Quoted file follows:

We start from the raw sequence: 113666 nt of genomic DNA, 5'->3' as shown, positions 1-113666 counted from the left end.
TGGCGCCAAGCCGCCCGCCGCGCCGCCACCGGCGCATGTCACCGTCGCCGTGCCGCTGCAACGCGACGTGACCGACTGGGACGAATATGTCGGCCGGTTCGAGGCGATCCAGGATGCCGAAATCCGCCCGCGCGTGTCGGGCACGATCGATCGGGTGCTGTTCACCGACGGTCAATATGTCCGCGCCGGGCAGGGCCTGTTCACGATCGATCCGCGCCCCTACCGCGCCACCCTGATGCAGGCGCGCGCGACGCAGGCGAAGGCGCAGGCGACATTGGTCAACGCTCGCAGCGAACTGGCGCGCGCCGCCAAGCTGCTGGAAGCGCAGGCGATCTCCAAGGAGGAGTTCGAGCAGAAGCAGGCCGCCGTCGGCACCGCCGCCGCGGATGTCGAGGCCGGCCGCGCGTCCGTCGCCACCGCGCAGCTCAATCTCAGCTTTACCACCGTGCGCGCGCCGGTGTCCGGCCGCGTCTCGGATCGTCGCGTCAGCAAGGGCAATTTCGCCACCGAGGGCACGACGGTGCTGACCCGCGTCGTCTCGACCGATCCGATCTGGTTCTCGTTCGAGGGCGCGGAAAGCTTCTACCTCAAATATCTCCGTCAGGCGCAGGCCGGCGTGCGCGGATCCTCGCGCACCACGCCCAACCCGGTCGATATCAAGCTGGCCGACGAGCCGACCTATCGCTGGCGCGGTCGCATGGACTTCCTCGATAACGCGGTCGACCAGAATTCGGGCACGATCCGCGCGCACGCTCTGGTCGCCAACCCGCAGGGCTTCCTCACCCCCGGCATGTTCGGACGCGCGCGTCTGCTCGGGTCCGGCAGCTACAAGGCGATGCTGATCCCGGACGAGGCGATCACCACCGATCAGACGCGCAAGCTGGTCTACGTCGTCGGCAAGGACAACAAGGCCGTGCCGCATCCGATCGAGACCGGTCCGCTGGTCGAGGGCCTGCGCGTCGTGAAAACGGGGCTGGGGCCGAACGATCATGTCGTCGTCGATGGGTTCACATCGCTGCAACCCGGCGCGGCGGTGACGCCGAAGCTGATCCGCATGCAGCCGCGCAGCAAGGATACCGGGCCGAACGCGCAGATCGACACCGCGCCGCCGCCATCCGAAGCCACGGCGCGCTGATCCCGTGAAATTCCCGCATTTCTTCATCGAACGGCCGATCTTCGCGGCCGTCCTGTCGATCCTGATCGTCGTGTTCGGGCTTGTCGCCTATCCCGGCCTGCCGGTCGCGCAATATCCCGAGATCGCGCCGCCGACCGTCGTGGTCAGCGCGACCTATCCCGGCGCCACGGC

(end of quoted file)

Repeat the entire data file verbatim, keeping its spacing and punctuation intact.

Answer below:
We start from the raw sequence: 113666 nt of genomic DNA, 5'->3' as shown, positions 1-113666 counted from the left end.
TGGCGCCAAGCCGCCCGCCGCGCCGCCACCGGCGCATGTCACCGTCGCCGTGCCGCTGCAACGCGACGTGACCGACTGGGACGAATATGTCGGCCGGTTCGAGGCGATCCAGGATGCCGAAATCCGCCCGCGCGTGTCGGGCACGATCGATCGGGTGCTGTTCACCGACGGTCAATATGTCCGCGCCGGGCAGGGCCTGTTCACGATCGATCCGCGCCCCTACCGCGCCACCCTGATGCAGGCGCGCGCGACGCAGGCGAAGGCGCAGGCGACATTGGTCAACGCTCGCAGCGAACTGGCGCGCGCCGCCAAGCTGCTGGAAGCGCAGGCGATCTCCAAGGAGGAGTTCGAGCAGAAGCAGGCCGCCGTCGGCACCGCCGCCGCGGATGTCGAGGCCGGCCGCGCGTCCGTCGCCACCGCGCAGCTCAATCTCAGCTTTACCACCGTGCGCGCGCCGGTGTCCGGCCGCGTCTCGGATCGTCGCGTCAGCAAGGGCAATTTCGCCACCGAGGGCACGACGGTGCTGACCCGCGTCGTCTCGACCGATCCGATCTGGTTCTCGTTCGAGGGCGCGGAAAGCTTCTACCTCAAATATCTCCGTCAGGCGCAGGCCGGCGTGCGCGGATCCTCGCGCACCACGCCCAACCCGGTCGATATCAAGCTGGCCGACGAGCCGACCTATCGCTGGCGCGGTCGCATGGACTTCCTCGATAACGCGGTCGACCAGAATTCGGGCACGATCCGCGCGCACGCTCTGGTCGCCAACCCGCAGGGCTTCCTCACCCCCGGCATGTTCGGACGCGCGCGTCTGCTCGGGTCCGGCAGCTACAAGGCGATGCTGATCCCGGACGAGGCGATCACCACCGATCAGACGCGCAAGCTGGTCTACGTCGTCGGCAAGGACAACAAGGCCGTGCCGCATCCGATCGAGACCGGTCCGCTGGTCGAGGGCCTGCGCGTCGTGAAAACGGGGCTGGGGCCGAACGATCATGTCGTCGTCGATGGGTTCACATCGCTGCAACCCGGCGCGGCGGTGACGCCGAAGCTGATCCGCATGCAGCCGCGCAGCAAGGATACCGGGCCGAACGCGCAGATCGACACCGCGCCGCCGCCATCCGAAGCCACGGCGCGCTGATCCCGTGAAATTCCCGCATTTCTTCATCGAACGGCCGATCTTCGCGGCCGTCCTGTCGATCCTGATCGTCGTGTTCGGGCTTGTCGCCTATCCCGGCCTGCCGGTCGCGCAATATCCCGAGATCGCGCCGCCGACCGTCGTGGTCAGCGCGACCTATCCCGGCGCCACGGC